I've received an e-mail from a reader who complains that the links to Le Monde "never work." Unfortunately, reading most Le Monde articles on-line requires a subscription to the on-line edition. If you are subscribed, the links should work. Some articles are available to non-subscribers, but since I am a subscriber, the links I copy into the posts are always "subscriber" links and won't work if you don't have a subscription. I'm afraid there's nothing I can do about this. Whenever possible, I'll try to give links to other sources, such as Libé, Le Figaro, L'Express, and Le Nouvel Obs, which can all be read for free.

Sorry for the inconvenience. Of course, with Le Monde in difficult financial straits, it behooves all of you to support the paper by subscribing. The Web site is actually doing quite well, as you can see from the hit audit here. The Groupe Skyrock is doing better, though, and Libé rather worse.

Family, Happiness, Wealth

Not politics, exactly, and not quite French, either, but the journalist James Fallows is in China, and it seems that he was looking for a Carrefour, because the French hypermarché happens to be the biggest retailer in China:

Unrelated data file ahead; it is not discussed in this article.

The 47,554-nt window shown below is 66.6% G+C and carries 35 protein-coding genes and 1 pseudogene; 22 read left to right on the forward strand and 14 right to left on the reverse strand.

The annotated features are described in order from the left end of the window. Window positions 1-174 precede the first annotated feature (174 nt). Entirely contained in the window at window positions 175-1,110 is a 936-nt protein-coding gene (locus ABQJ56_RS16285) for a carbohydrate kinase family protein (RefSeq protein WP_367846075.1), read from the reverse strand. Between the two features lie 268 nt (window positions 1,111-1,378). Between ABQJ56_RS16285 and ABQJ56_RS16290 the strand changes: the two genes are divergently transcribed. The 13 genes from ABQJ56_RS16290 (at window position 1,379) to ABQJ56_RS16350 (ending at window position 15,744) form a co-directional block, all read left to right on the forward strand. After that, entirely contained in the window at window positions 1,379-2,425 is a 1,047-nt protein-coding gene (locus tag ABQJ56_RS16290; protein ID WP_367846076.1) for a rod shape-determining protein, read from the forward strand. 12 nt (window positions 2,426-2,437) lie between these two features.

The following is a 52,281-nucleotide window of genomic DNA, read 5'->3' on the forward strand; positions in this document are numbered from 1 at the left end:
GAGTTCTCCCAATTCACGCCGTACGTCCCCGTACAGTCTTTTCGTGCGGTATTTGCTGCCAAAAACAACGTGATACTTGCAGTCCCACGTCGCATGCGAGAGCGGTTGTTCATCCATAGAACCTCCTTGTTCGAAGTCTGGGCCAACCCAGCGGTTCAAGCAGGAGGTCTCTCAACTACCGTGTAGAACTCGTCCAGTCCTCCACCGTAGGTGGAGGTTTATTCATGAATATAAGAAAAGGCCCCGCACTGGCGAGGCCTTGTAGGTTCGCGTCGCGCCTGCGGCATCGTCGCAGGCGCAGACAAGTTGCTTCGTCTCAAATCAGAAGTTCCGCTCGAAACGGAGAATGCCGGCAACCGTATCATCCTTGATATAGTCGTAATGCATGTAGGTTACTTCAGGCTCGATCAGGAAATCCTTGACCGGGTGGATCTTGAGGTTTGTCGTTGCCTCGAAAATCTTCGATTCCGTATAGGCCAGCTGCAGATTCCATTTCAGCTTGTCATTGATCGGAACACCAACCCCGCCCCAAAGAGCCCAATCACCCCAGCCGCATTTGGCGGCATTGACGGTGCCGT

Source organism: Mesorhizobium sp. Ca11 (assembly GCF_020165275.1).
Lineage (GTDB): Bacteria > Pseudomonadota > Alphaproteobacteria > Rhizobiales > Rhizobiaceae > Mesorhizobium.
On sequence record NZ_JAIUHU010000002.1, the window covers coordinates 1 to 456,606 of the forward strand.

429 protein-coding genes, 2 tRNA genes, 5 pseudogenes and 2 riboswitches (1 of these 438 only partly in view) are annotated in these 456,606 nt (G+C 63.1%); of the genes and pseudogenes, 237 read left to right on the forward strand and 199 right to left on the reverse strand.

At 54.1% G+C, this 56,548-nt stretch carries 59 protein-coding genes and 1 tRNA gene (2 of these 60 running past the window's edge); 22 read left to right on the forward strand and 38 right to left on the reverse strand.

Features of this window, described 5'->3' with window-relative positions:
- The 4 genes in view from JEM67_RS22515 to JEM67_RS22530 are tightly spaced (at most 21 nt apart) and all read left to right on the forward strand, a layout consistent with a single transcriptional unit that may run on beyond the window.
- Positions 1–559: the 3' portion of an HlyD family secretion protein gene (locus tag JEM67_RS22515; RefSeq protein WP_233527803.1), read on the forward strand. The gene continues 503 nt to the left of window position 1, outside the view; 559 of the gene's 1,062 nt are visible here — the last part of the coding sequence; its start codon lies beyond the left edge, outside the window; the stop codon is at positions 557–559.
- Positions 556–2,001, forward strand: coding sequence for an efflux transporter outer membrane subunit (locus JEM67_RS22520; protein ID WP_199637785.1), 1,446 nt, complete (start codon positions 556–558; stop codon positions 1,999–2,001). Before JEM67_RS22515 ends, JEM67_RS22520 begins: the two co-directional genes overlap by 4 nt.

And if you’re looking for Carrefour in Shanghai, it turns out that what you want is 家乐福. The characters mean family, happiness, wealth, so that is nicely auspicious. But they’re pronounced jia le fu – which I couldn’t guess as “Carrefour” until I saw them, and which the guard didn’t guess from what I said. (To be fair, this was mainly his fault. I can’t have been the first foreigner to be looking for the store that was five feet away from his duty station. This is one of many indications that Chinese education is not necessarily the all-conquering genius-creating marvel often described in the West.)